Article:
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Home » IIR informatory note on the carbon footprint of the cold chain

IIR informatory note on the carbon footprint of the cold chain

This is the portion of the note: “The carbon footprint of the cold chain”, and section summary for policymakers, and is freely available from the IIR website.

The cold chain must become a national priority, not only in terms of food safety and health, but also in terms of contributing to the fight against global warming. Photo by IIR

The cold chain must become a national priority, not only in terms of food safety and health, but also in terms of contributing to the fight against global warming. Photo by IIR

Based on the most recent data available from the FAO, the International Institute of Refrigeration estimates that of the 4547 million tonnes (Mt) of food produced in 2017 for human consumption, 1800 Mt should be refrigerated. But only 813 Mt are actually subjected to refrigeration, resulting in food losses of 526 Mt. A more extensive cold chain would allow better use of the food produced and limit the need for increased agricultural production.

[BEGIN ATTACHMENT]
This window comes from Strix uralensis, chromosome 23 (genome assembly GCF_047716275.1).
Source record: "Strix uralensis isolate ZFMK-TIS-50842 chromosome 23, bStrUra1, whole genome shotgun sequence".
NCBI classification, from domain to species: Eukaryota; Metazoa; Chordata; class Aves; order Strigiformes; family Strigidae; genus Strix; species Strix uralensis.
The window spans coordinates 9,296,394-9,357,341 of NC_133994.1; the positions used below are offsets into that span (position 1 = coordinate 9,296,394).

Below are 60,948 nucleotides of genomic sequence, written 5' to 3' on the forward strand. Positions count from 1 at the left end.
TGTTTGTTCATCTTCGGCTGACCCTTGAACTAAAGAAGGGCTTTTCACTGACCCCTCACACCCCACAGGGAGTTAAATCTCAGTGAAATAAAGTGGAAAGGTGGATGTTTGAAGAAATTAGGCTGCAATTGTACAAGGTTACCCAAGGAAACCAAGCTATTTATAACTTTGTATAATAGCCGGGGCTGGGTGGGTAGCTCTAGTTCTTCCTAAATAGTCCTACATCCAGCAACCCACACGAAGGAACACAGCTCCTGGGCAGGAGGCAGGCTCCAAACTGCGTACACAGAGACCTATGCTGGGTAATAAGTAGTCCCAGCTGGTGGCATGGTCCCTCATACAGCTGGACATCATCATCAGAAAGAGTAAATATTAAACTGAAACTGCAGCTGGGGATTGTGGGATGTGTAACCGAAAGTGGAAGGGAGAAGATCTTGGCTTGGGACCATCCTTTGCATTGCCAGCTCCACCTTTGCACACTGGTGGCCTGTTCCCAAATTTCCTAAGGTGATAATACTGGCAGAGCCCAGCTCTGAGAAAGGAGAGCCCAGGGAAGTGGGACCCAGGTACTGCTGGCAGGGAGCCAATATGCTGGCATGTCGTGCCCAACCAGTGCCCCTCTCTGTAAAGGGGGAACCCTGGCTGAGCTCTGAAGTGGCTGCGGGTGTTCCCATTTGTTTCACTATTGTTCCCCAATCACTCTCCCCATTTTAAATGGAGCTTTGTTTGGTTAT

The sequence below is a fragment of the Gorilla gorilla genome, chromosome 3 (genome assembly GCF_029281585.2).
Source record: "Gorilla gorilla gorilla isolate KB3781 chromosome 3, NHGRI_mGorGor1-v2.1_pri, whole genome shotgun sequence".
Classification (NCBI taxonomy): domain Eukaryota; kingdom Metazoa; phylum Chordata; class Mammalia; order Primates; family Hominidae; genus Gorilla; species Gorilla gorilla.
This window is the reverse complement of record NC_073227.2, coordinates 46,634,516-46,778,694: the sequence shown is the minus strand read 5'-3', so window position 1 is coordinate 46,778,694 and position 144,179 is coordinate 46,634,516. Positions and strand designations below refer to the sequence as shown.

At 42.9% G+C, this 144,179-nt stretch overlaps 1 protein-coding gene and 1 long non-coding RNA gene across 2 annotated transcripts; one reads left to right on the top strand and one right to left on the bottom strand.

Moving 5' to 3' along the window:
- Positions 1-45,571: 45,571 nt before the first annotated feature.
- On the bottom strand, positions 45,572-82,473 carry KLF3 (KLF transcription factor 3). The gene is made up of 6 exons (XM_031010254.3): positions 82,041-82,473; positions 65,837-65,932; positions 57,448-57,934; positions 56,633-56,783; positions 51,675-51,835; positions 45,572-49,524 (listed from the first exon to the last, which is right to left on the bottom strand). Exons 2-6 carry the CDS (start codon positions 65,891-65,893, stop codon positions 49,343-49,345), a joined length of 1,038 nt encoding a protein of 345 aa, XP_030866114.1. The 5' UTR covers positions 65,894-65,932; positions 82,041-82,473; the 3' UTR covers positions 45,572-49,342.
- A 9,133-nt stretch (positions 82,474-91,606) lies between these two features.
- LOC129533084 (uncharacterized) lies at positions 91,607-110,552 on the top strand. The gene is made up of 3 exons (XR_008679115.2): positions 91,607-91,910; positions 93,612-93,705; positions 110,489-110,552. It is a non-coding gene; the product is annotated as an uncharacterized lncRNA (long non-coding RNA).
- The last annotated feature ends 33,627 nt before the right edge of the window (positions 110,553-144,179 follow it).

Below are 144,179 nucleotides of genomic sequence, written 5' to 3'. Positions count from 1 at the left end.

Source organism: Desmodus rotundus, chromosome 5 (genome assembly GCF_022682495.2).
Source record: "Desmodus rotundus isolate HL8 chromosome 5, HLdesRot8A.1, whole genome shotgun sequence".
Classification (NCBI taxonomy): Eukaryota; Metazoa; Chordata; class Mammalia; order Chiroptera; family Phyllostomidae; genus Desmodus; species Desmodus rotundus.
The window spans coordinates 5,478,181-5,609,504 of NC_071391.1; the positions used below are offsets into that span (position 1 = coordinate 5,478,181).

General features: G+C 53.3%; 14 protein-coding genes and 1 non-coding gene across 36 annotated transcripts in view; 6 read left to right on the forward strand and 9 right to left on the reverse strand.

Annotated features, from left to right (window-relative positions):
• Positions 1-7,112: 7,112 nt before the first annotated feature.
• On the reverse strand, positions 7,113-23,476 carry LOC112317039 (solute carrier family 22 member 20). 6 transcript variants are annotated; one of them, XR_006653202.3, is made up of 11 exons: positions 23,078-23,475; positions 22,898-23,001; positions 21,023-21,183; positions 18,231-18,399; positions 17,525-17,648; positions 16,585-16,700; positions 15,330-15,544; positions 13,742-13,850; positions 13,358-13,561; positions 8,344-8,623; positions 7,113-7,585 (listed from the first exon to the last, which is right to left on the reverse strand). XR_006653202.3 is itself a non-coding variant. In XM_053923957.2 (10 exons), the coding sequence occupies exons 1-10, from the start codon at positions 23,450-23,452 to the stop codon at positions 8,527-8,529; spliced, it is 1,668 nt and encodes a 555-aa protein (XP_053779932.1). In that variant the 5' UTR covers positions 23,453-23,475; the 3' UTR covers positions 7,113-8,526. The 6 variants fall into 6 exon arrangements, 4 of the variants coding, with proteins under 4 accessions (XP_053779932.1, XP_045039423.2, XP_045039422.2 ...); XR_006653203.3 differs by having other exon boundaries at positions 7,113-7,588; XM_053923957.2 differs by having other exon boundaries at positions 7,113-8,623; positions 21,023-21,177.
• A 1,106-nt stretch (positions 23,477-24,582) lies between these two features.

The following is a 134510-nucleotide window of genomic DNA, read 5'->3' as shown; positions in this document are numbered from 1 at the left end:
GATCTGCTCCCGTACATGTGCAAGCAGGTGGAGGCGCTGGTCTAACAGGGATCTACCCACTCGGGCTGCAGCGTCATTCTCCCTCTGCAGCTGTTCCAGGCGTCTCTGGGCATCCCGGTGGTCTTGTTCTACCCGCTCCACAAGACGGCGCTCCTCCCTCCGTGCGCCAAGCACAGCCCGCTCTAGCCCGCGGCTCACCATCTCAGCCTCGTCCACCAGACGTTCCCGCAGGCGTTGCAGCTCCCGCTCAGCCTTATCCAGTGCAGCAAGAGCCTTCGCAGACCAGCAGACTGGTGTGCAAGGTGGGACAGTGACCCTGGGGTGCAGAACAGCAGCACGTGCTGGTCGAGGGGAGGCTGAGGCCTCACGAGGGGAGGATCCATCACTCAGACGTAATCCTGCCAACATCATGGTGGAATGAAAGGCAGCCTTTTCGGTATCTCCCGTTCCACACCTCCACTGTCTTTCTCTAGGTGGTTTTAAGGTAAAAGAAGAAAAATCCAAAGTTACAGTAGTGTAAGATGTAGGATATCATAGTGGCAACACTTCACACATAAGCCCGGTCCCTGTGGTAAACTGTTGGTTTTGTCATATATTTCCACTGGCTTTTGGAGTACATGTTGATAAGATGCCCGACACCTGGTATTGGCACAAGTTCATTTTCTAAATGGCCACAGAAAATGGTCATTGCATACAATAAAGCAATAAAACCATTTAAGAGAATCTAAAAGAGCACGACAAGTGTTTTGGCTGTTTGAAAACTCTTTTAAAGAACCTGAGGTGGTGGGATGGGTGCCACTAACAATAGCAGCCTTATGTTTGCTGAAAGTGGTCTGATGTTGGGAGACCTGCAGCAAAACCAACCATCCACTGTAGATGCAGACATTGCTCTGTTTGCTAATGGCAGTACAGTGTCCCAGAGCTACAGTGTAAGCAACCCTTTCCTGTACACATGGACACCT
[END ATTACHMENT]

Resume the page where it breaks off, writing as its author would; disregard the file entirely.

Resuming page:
Reducing food losses due to lack of refrigeration would therefore avoid the carbon dioxide (CO₂) emissions associated with this additional agricultural production. However, the cold chain also generates CO₂ emissions due to refrigerant leaks into the atmosphere from the refrigeration equipment (direct emissions) but also and above all due to the energy consumption of the refrigeration equipment (indirect emissions) at each stage of the cold chain: pre-cooling of food after production, refrigerated transport, cold storage, retail sale and storage in the refrigerator or freezer of the end consumer.

This raises the question of whether the additional CO₂ emissions resulting from the implementation of a more extensive cold chain are not greater than the emissions avoided by reducing food losses due to a lack of refrigeration. To answer this key question, the IIR has developed an innovative model to calculate CO₂ emissions for each stage of the cold chain and for all countries in the world.

The results obtained are presented in the IIR Informatory Note “The carbon footprint of the cold chain”. [1] This CO₂ modelling relies on an assessment of the refrigeration equipment stock used along the current global cold chain. This assessment is based on an evaluation of the quantities of foodstuffs subjected to refrigeration in each country, the estimated performance of this equipment and a set of other parameters specified in a methodological annex [1] published simultaneously with this note.